AJLT: Why Did Che’s Weight Storyline Get Brushed Under The Carpet?

The show missed an opportunity to look at a real issue that many overweight non-binary people experience.

AJLT che

by Emma Flint |
Published on

Miranda is a redhead again, Carrie is single, Charlotte is the overbearing mother, and everyone is having sex while wearing silky nightwear. That’s right, And Just Like That… has returned for its hotly anticipated second season. And, unfortunately, Carrie and co seemed destined to continue some of season one’s missteps.

One of the most troubling mistakes that refuses to be corrected and addressed, is how the series handles weight, specifically being overweight. It’s no secret that Sex And The City was also guilty of limiting the amount of airtime overweight characters had, as well as depicting weight gain as a fate worse than death – we all remember the shade thrown at Samantha. But when the first episode of season two showed Che struggling with her weight, there was the faintest glimmer of hope that AJLT was about to take a more authentic look at a real issue that many overweight non-binary individuals experience.

Weight bias is rife in all media representation, but when it comes to LGBTQIA+ characters, especially those who are gender non-comforming, there’s a very specific aesthetic that’s championed. Androgynous, slim, short hair, quirky fashion style, effortlessly popular, and, more often than not, creative in some way.

Consequently, audiences outside of the LGBTQIA+ community start to form a specific, restrictive notion of what non-binary looks like, thus helping to continue prejudice and confusion towards gender non-conformity. It’s undoubtedly a multifaceted topic that can’t easily be discussed in all its complexities throughout an entire series, let alone in a five minute segment from a comedy show. Still, the way And Just Like That… dealt with weight and non-binary identity completely missed the mark, not just in terms of resonating with viewers, but in the way it prevented Che from developing beyond the two dimensional caricature of non-binary we endured in season one. Once again, AJLT’s [gender nonconformity representation got it wrong]{href='https://graziadaily.co.uk/life/tv-and-film/ajlt-che-rock-nonbinary-gender-nonconforming-narratives/' }.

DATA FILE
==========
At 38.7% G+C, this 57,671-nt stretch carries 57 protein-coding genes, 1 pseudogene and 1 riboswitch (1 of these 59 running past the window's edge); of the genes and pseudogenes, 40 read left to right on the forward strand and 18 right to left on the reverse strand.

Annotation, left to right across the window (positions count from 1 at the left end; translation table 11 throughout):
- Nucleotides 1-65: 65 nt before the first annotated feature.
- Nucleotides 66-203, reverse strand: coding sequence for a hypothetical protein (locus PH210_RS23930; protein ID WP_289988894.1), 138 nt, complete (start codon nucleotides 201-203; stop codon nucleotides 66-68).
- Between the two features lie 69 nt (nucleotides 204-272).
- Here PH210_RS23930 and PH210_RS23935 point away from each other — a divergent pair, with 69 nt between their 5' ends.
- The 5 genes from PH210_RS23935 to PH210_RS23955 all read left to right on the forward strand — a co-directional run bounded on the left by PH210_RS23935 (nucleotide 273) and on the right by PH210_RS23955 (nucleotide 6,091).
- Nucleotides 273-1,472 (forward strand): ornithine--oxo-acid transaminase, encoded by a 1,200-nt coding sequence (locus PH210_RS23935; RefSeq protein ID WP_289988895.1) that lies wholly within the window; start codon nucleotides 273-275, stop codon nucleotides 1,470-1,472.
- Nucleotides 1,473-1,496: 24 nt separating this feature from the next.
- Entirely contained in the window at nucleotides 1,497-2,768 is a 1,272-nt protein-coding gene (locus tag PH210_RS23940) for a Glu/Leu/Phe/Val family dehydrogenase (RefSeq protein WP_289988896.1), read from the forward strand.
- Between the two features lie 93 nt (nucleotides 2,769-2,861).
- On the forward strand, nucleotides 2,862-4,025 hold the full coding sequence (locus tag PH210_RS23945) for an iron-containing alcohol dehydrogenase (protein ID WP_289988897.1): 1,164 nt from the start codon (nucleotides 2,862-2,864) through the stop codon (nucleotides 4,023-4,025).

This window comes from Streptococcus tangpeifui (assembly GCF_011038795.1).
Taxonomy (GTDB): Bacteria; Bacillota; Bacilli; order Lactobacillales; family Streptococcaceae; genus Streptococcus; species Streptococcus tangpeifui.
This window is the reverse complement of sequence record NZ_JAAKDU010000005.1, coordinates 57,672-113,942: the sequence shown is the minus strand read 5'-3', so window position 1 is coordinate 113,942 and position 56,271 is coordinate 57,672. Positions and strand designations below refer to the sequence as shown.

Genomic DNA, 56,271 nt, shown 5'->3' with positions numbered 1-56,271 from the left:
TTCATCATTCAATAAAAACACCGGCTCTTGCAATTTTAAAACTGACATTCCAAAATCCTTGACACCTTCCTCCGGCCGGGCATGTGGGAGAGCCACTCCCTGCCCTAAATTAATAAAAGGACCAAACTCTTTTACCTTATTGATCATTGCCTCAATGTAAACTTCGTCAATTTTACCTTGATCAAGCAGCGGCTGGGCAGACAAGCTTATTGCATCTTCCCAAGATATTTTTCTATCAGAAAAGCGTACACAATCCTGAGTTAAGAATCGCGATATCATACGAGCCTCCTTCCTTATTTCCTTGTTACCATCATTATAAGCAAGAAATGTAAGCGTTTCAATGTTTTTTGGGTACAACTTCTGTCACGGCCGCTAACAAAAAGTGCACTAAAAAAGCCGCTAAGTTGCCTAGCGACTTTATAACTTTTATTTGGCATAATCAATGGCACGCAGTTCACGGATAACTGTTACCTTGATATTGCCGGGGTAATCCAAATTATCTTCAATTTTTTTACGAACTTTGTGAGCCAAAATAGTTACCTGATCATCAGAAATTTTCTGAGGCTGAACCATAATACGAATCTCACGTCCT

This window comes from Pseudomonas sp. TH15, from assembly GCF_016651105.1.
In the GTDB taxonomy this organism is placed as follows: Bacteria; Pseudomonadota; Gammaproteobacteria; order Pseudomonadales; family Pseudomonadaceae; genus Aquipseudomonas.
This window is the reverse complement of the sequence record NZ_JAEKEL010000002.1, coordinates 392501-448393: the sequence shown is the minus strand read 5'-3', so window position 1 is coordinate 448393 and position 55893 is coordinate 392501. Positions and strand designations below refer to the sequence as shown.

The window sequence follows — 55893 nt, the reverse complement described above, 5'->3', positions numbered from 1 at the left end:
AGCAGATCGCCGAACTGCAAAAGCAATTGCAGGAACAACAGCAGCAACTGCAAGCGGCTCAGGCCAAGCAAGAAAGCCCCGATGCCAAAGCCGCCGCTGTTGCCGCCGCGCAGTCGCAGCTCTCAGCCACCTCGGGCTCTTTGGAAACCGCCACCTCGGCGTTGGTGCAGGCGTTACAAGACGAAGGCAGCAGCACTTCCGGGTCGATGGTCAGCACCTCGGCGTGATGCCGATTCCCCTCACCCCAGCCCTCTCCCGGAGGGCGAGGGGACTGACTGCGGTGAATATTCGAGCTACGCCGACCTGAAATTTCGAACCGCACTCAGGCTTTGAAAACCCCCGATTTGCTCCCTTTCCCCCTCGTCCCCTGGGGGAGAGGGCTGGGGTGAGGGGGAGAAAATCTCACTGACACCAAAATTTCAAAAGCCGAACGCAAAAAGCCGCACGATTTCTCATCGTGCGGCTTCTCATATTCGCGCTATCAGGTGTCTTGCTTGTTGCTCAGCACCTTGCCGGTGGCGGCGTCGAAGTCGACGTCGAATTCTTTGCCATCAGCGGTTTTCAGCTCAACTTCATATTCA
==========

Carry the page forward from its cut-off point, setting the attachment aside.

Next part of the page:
After a couple of clues woven throughout the episode – Che’s weight being commented on by the costume department, pushing Miranda away when she touched them – it all came to a head when Miranda stated that something was amiss between the two of them. Che, in a move far removed from the character we’ve come to know, candidly explains that they’ve been avoiding the problem for fear of how Miranda will see them afterwards.

Tearfully, Che then reveals they’re on a diet, before turning away from Miranda and crying into their pillow; it’s such a tender, raw moment for Che that held such potential for character growth. Yet, within a few short seconds, all that was stripped away. Miranda, while holding Che, tells them that they’re the most beautiful person she’s ever seen, to which Che replies “you know what, I am the most beautiful person you’ve ever seen” as they both start to laugh. The chance for an emotional connection beyond surface fluff between these two characters was gone.

Instead of nuance in the form of a conversation this show desperately needs to have, we got a whistle stop tour through the seven stages of grief, all with an overtone of forced humour. It was too rushed, too dismissive. Despite And Just Like That… being a comedy show, it’s been able to explore other serious topics, such as racism, death, prejudice, and coming out, more amply, often as a driving force for larger portions of the narrative. So why did Che’s moment, one which so many overweight non-binary viewers can relate to, get swept under the carpet?

Perhaps it’s too early and unfair to say the show has completely missed the mark on this one already, given how early in the season we are. Nevertheless, the show clearly struggles to find its equilibrium when it comes to weight and marginalised gender identities; it misses the rawness of real life that used to make Sex And The City so relatable.

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